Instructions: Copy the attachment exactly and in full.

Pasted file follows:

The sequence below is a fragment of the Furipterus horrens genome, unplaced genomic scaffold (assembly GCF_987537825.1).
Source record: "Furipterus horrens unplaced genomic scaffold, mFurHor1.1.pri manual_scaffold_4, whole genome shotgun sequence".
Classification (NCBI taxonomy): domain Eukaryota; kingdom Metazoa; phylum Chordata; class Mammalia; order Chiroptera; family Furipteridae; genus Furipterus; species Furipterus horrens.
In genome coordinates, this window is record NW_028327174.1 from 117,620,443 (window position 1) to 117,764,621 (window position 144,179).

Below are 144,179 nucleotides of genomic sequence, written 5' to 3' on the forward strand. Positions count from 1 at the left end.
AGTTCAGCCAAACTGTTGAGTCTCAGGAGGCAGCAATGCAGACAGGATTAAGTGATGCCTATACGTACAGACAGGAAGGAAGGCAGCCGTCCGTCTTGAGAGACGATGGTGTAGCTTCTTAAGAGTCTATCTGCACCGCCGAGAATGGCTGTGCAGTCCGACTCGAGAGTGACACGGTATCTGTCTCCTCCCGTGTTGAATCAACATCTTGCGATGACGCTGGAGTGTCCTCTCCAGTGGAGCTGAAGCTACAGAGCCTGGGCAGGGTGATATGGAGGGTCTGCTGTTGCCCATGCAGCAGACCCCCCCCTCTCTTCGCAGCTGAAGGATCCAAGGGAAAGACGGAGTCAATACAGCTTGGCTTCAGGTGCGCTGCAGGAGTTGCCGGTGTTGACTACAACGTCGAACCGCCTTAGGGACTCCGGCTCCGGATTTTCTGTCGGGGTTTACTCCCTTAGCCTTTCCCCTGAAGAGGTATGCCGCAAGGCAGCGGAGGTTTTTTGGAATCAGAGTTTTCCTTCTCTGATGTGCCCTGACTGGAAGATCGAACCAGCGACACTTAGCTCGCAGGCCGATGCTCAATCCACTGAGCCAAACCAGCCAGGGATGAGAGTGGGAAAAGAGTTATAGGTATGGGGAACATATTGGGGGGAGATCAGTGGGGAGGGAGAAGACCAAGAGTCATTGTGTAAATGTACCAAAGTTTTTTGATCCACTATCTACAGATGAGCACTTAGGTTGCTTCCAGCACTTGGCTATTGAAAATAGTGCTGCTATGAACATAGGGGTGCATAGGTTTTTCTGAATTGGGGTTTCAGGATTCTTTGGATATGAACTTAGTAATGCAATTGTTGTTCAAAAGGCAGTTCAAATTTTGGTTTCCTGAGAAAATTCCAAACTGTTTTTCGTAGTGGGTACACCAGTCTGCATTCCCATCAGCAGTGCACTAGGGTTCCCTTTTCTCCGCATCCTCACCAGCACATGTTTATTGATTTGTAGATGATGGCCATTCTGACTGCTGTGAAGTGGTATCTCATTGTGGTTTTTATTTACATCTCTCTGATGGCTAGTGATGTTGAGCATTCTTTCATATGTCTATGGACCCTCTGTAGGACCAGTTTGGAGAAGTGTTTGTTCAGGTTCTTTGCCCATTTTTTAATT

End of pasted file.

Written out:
The sequence below is a fragment of the Furipterus horrens genome, unplaced genomic scaffold (assembly GCF_987537825.1).
Source record: "Furipterus horrens unplaced genomic scaffold, mFurHor1.1.pri manual_scaffold_4, whole genome shotgun sequence".
Classification (NCBI taxonomy): domain Eukaryota; kingdom Metazoa; phylum Chordata; class Mammalia; order Chiroptera; family Furipteridae; genus Furipterus; species Furipterus horrens.
In genome coordinates, this window is record NW_028327174.1 from 117,620,443 (window position 1) to 117,764,621 (window position 144,179).

Below are 144,179 nucleotides of genomic sequence, written 5' to 3' on the forward strand. Positions count from 1 at the left end.
AGTTCAGCCAAACTGTTGAGTCTCAGGAGGCAGCAATGCAGACAGGATTAAGTGATGCCTATACGTACAGACAGGAAGGAAGGCAGCCGTCCGTCTTGAGAGACGATGGTGTAGCTTCTTAAGAGTCTATCTGCACCGCCGAGAATGGCTGTGCAGTCCGACTCGAGAGTGACACGGTATCTGTCTCCTCCCGTGTTGAATCAACATCTTGCGATGACGCTGGAGTGTCCTCTCCAGTGGAGCTGAAGCTACAGAGCCTGGGCAGGGTGATATGGAGGGTCTGCTGTTGCCCATGCAGCAGACCCCCCCCTCTCTTCGCAGCTGAAGGATCCAAGGGAAAGACGGAGTCAATACAGCTTGGCTTCAGGTGCGCTGCAGGAGTTGCCGGTGTTGACTACAACGTCGAACCGCCTTAGGGACTCCGGCTCCGGATTTTCTGTCGGGGTTTACTCCCTTAGCCTTTCCCCTGAAGAGGTATGCCGCAAGGCAGCGGAGGTTTTTTGGAATCAGAGTTTTCCTTCTCTGATGTGCCCTGACTGGAAGATCGAACCAGCGACACTTAGCTCGCAGGCCGATGCTCAATCCACTGAGCCAAACCAGCCAGGGATGAGAGTGGGAAAAGAGTTATAGGTATGGGGAACATATTGGGGGGAGATCAGTGGGGAGGGAGAAGACCAAGAGTCATTGTGTAAATGTACCAAAGTTTTTTGATCCACTATCTACAGATGAGCACTTAGGTTGCTTCCAGCACTTGGCTATTGAAAATAGTGCTGCTATGAACATAGGGGTGCATAGGTTTTTCTGAATTGGGGTTTCAGGATTCTTTGGATATGAACTTAGTAATGCAATTGTTGTTCAAAAGGCAGTTCAAATTTTGGTTTCCTGAGAAAATTCCAAACTGTTTTTCGTAGTGGGTACACCAGTCTGCATTCCCATCAGCAGTGCACTAGGGTTCCCTTTTCTCCGCATCCTCACCAGCACATGTTTATTGATTTGTAGATGATGGCCATTCTGACTGCTGTGAAGTGGTATCTCATTGTGGTTTTTATTTACATCTCTCTGATGGCTAGTGATGTTGAGCATTCTTTCATATGTCTATGGACCCTCTGTAGGACCAGTTTGGAGAAGTGTTTGTTCAGGTTCTTTGCCCATTTTTTAATT